Data from both humans and experimental animals underscore the critical role of intestinal bacteria in the establishment and maintenance of IBD (2
). The molecular mechanisms underlying this clear bacterial dependence on mucosal inflammation are likely to relate to the intrinsic ability of these organisms to trigger both acquired and innate immune responses in the gut. Using an unbiased molecular screen to search for bacterial antigens relevant to IBD, the dominant antigens identified were a family of related, novel flagellins. A strong, IgG2a-biased serological response to these specific flagellins was seen in multiple models of experimental colitis across several distinct MHC haplotypes. In addition, marked reactivity against these flagellins was seen at the T cell level, and flagellin-specific T cells were able to induce colitis when adoptively transferred into immunodeficient animals. Interestingly, while these flagellins were identified from mouse cecal bacteria, there was clear, specific reactivity against these molecules in patients with CD (but not in patients with UC or in NCs). Given the activity of flagellin as a specific ligand for TLR5, these data provide a potentially important link between adaptive and innate immune responses in mucosa in the pathogenesis of IBD.
Among bacterial antigens, flagellin is an interesting candidate to play a role in mucosal immune responses. Specifically, flagellin is a common bacterial antigen present on most motile bacteria in the gut (22
). Moreover, flagellin is highly antigenic; indeed, responses against flagellin are protective in Salmonella
infections in mice (23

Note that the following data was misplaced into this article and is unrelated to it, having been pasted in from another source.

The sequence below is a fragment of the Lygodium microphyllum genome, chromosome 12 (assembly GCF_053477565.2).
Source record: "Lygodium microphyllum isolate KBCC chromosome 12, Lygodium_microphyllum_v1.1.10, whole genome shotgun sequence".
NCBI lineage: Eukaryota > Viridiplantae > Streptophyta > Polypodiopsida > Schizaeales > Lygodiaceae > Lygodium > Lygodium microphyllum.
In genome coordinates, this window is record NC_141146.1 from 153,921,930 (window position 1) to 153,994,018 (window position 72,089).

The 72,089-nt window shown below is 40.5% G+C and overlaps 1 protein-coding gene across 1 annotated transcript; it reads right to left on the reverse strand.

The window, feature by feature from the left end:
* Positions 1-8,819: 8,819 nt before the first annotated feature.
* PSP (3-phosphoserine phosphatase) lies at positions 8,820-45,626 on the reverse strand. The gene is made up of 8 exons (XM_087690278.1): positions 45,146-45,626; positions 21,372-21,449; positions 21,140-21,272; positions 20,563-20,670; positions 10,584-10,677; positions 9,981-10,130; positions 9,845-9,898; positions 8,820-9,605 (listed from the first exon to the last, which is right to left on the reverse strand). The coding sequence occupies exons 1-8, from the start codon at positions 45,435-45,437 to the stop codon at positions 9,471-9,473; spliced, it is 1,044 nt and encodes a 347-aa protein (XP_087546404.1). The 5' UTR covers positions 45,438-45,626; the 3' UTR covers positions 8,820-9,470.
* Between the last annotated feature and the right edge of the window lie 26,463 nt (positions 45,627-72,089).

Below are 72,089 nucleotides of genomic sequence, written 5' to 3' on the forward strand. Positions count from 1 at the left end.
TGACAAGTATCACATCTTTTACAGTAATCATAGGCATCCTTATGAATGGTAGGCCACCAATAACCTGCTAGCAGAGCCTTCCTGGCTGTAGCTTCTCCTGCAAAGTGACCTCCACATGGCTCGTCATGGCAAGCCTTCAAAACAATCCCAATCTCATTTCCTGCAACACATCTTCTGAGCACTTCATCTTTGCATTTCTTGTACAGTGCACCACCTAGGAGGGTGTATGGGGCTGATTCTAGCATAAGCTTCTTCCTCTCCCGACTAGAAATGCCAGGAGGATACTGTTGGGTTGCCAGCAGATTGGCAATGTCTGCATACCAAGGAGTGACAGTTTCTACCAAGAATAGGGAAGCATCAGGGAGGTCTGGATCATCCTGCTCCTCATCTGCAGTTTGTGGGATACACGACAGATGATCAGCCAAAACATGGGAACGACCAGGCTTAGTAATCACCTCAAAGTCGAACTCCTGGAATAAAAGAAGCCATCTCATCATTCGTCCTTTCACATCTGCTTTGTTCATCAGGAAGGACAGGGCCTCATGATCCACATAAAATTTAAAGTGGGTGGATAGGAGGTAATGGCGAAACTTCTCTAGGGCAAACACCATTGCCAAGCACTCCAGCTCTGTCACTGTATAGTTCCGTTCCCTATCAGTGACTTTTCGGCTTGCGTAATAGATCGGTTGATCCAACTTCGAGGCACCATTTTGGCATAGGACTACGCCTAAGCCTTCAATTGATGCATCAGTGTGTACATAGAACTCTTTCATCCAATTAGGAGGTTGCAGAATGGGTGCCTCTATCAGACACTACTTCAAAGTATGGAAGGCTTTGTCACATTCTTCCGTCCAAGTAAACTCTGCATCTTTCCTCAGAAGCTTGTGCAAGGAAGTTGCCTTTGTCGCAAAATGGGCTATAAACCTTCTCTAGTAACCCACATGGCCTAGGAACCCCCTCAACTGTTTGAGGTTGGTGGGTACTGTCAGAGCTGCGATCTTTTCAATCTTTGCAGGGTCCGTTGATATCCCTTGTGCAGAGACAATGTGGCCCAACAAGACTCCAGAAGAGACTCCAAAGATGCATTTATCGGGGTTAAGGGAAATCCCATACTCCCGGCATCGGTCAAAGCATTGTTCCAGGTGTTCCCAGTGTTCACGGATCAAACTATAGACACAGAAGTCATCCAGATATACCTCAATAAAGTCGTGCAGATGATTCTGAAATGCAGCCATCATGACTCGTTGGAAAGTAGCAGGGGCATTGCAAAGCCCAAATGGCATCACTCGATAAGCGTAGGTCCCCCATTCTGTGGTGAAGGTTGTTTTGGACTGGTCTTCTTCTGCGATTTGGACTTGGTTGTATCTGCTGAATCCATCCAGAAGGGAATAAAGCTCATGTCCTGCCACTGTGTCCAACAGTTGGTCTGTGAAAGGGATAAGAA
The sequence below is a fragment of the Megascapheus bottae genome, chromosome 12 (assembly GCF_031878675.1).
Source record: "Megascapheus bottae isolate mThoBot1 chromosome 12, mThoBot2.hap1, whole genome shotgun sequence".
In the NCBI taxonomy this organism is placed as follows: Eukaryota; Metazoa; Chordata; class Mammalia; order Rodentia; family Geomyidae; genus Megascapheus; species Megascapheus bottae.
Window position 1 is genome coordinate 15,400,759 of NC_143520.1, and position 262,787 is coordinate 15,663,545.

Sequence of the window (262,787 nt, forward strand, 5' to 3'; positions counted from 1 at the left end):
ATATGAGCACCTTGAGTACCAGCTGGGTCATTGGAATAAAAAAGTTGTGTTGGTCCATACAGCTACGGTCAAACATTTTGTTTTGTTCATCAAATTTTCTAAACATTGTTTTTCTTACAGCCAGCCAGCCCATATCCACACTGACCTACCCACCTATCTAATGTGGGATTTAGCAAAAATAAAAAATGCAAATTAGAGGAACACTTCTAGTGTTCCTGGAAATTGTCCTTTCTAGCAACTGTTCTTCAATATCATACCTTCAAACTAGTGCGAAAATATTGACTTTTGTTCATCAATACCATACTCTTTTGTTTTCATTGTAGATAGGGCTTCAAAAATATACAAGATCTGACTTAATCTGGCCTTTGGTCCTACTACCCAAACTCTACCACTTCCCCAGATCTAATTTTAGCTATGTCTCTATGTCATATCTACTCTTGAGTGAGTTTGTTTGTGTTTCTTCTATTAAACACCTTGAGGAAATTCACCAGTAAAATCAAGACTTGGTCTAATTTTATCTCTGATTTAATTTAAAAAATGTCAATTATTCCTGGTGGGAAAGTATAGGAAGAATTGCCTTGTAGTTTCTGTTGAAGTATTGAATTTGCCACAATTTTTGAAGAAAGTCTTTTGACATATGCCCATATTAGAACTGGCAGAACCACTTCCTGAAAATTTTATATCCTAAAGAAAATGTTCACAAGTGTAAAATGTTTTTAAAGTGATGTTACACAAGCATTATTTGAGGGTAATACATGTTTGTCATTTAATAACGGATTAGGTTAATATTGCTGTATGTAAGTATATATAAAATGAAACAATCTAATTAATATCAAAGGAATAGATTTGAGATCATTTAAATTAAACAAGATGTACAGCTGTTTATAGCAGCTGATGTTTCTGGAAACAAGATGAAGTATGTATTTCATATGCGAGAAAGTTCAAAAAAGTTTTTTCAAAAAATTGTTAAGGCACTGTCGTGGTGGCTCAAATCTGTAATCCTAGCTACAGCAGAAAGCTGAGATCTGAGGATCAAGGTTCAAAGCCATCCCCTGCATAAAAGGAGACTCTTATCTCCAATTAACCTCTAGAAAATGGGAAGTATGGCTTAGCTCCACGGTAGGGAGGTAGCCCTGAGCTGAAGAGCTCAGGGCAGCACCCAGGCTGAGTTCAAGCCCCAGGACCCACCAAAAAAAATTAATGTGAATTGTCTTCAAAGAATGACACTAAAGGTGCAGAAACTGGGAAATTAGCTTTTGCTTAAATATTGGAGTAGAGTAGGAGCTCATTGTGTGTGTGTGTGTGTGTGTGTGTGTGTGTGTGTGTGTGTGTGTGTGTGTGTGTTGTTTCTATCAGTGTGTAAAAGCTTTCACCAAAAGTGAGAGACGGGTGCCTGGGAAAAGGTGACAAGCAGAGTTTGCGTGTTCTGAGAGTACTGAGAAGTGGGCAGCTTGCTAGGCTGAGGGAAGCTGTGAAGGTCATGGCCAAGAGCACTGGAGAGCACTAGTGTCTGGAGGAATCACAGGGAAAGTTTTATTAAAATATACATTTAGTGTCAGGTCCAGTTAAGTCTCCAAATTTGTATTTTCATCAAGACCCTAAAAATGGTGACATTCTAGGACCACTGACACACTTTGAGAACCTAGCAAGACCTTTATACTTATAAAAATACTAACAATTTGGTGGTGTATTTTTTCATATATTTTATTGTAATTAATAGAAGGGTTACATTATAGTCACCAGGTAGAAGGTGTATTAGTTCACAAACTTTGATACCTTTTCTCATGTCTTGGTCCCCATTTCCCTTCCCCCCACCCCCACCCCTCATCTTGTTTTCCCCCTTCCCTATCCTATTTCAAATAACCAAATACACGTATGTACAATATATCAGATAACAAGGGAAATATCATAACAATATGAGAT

). Furthermore, flagellin has been identified as a pathogen-associated molecular pattern and has been identified as the specific ligand for TLR5. Monomeric, translocated flagellin is capable of stimulating cytokine and chemokine production by TLR5-positive intestinal epithelial cells (8
), and flagellin has been demonstrated to induce the maturation of dendritic cells via TLR5 (25
). Indeed, we have observed that full-length flagellin Fla-X (endotoxin free) is capable of stimulating TNF-α production by human macrophages in vitro (M.J. Lodes and R.M. Hershberg, data not shown). It is tempting to speculate that the intrinsic “adjuvanticity” of flagellin is likely to contribute to its antigenicity. While flagellin molecules clearly have the capacity to stimulate the production of proinflammatory cytokines via TLR5, we favor the hypothesis that the B and T cell responses to flagellin contribute more directly to the chronic intestinal inflammation seen in IBD.
Our clinical data (Figure ) are consistent with the fact that the aberrant response in patients with CD is specific to the subgroup of flagellins identified in our molecular screen. Specifically, there was no correlation between IBD and a response to flagellin from Salmonella muenchen
, which is very similar (84–91%) in the NH2
conserved region to the flagellin from the commensal organism Escherichia coli
. It must be emphasized that the flagellins identified were from a source of material devoid of known bacterial pathogens. The bacteria with genes that “encode” the flagellins CBir1 and Fla-X (the two dominant flagellins tested) are unknown; however, preliminary phylogenetic data suggest that these flagellins are most closely related to the flagellins of bacteria in the genera Butyrivibrio, Rosburia, Thermotoga
, and Clostridium
and fall within the Clostridium
subphylum XIVa cluster of Gram-positive bacteria (Figure B). This group of bacteria contains many of the butyrate-producing bacteria that are found in the human gut (27